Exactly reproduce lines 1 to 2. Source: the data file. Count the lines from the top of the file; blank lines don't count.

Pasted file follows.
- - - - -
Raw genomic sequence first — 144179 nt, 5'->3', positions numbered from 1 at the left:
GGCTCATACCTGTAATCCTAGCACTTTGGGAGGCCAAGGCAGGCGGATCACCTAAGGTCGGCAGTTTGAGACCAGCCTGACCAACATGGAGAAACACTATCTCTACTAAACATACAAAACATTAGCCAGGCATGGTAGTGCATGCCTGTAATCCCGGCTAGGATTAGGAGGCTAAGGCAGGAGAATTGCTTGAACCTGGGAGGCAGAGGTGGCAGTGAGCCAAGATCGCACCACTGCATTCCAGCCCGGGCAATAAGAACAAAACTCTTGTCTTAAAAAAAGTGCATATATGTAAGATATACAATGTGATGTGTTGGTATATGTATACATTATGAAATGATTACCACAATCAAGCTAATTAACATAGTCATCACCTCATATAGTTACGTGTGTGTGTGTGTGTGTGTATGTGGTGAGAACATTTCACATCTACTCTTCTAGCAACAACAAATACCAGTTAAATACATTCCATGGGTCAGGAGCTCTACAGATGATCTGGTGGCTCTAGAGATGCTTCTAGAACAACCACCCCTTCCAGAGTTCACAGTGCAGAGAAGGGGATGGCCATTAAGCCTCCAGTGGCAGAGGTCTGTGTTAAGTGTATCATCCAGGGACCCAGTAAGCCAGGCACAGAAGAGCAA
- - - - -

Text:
Raw genomic sequence first — 144179 nt, 5'->3', positions numbered from 1 at the left:
GGCTCATACCTGTAATCCTAGCACTTTGGGAGGCCAAGGCAGGCGGATCACCTAAGGTCGGCAGTTTGAGACCAGCCTGACCAACATGGAGAAACACTATCTCTACTAAACATACAAAACATTAGCCAGGCATGGTAGTGCATGCCTGTAATCCCGGCTAGGATTAGGAGGCTAAGGCAGGAGAATTGCTTGAACCTGGGAGGCAGAGGTGGCAGTGAGCCAAGATCGCACCACTGCATTCCAGCCCGGGCAATAAGAACAAAACTCTTGTCTTAAAAAAAGTGCATATATGTAAGATATACAATGTGATGTGTTGGTATATGTATACATTATGAAATGATTACCACAATCAAGCTAATTAACATAGTCATCACCTCATATAGTTACGTGTGTGTGTGTGTGTGTGTATGTGGTGAGAACATTTCACATCTACTCTTCTAGCAACAACAAATACCAGTTAAATACATTCCATGGGTCAGGAGCTCTACAGATGATCTGGTGGCTCTAGAGATGCTTCTAGAACAACCACCCCTTCCAGAGTTCACAGTGCAGAGAAGGGGATGGCCATTAAGCCTCCAGTGGCAGAGGTCTGTGTTAAGTGTATCATCCAGGGACCCAGTAAGCCAGGCACAGAAGAGCAA